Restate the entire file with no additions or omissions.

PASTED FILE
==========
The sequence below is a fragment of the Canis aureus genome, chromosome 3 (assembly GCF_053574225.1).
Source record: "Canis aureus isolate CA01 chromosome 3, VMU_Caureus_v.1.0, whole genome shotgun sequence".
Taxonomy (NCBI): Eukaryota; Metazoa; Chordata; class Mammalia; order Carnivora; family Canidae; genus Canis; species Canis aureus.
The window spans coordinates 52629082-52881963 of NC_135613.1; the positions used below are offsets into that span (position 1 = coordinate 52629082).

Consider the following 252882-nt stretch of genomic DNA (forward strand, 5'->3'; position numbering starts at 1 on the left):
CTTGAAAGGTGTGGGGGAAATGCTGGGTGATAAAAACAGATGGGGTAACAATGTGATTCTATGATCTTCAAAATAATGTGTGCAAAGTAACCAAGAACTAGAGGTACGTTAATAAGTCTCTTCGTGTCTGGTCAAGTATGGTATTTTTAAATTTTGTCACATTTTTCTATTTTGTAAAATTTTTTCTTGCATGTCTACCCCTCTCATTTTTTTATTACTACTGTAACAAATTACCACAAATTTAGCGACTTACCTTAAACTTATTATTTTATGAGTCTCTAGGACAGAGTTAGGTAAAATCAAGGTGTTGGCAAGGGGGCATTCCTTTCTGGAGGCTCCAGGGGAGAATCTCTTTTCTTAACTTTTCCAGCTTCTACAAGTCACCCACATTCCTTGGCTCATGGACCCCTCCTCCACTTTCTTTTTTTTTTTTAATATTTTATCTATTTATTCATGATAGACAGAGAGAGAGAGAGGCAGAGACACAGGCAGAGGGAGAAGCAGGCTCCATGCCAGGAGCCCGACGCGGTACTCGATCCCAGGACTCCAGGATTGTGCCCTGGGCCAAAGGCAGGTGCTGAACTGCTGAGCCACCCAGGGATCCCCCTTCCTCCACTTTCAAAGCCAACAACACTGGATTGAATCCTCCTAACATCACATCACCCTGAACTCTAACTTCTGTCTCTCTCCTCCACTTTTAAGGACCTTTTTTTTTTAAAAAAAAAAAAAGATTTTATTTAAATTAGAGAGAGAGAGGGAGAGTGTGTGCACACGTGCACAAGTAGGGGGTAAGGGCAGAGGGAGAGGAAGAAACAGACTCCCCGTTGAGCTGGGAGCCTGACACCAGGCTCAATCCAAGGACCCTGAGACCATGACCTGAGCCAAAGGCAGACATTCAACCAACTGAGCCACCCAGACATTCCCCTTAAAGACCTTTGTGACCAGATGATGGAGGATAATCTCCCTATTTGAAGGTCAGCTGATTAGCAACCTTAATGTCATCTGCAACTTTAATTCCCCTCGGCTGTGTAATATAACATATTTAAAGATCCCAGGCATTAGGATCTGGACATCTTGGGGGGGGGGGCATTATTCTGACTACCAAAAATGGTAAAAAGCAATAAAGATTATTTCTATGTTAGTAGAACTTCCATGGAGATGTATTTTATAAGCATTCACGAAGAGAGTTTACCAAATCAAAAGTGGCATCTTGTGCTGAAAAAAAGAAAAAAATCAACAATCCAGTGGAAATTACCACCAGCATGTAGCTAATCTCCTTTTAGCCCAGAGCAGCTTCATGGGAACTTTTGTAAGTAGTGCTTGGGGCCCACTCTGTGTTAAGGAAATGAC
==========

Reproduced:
The sequence below is a fragment of the Canis aureus genome, chromosome 3 (assembly GCF_053574225.1).
Source record: "Canis aureus isolate CA01 chromosome 3, VMU_Caureus_v.1.0, whole genome shotgun sequence".
Taxonomy (NCBI): Eukaryota; Metazoa; Chordata; class Mammalia; order Carnivora; family Canidae; genus Canis; species Canis aureus.
The window spans coordinates 52629082-52881963 of NC_135613.1; the positions used below are offsets into that span (position 1 = coordinate 52629082).

Consider the following 252882-nt stretch of genomic DNA (forward strand, 5'->3'; position numbering starts at 1 on the left):
CTTGAAAGGTGTGGGGGAAATGCTGGGTGATAAAAACAGATGGGGTAACAATGTGATTCTATGATCTTCAAAATAATGTGTGCAAAGTAACCAAGAACTAGAGGTACGTTAATAAGTCTCTTCGTGTCTGGTCAAGTATGGTATTTTTAAATTTTGTCACATTTTTCTATTTTGTAAAATTTTTTCTTGCATGTCTACCCCTCTCATTTTTTTATTACTACTGTAACAAATTACCACAAATTTAGCGACTTACCTTAAACTTATTATTTTATGAGTCTCTAGGACAGAGTTAGGTAAAATCAAGGTGTTGGCAAGGGGGCATTCCTTTCTGGAGGCTCCAGGGGAGAATCTCTTTTCTTAACTTTTCCAGCTTCTACAAGTCACCCACATTCCTTGGCTCATGGACCCCTCCTCCACTTTCTTTTTTTTTTTTAATATTTTATCTATTTATTCATGATAGACAGAGAGAGAGAGAGGCAGAGACACAGGCAGAGGGAGAAGCAGGCTCCATGCCAGGAGCCCGACGCGGTACTCGATCCCAGGACTCCAGGATTGTGCCCTGGGCCAAAGGCAGGTGCTGAACTGCTGAGCCACCCAGGGATCCCCCTTCCTCCACTTTCAAAGCCAACAACACTGGATTGAATCCTCCTAACATCACATCACCCTGAACTCTAACTTCTGTCTCTCTCCTCCACTTTTAAGGACCTTTTTTTTTTAAAAAAAAAAAAAGATTTTATTTAAATTAGAGAGAGAGAGGGAGAGTGTGTGCACACGTGCACAAGTAGGGGGTAAGGGCAGAGGGAGAGGAAGAAACAGACTCCCCGTTGAGCTGGGAGCCTGACACCAGGCTCAATCCAAGGACCCTGAGACCATGACCTGAGCCAAAGGCAGACATTCAACCAACTGAGCCACCCAGACATTCCCCTTAAAGACCTTTGTGACCAGATGATGGAGGATAATCTCCCTATTTGAAGGTCAGCTGATTAGCAACCTTAATGTCATCTGCAACTTTAATTCCCCTCGGCTGTGTAATATAACATATTTAAAGATCCCAGGCATTAGGATCTGGACATCTTGGGGGGGGGGGCATTATTCTGACTACCAAAAATGGTAAAAAGCAATAAAGATTATTTCTATGTTAGTAGAACTTCCATGGAGATGTATTTTATAAGCATTCACGAAGAGAGTTTACCAAATCAAAAGTGGCATCTTGTGCTGAAAAAAAGAAAAAAATCAACAATCCAGTGGAAATTACCACCAGCATGTAGCTAATCTCCTTTTAGCCCAGAGCAGCTTCATGGGAACTTTTGTAAGTAGTGCTTGGGGCCCACTCTGTGTTAAGGAAATGAC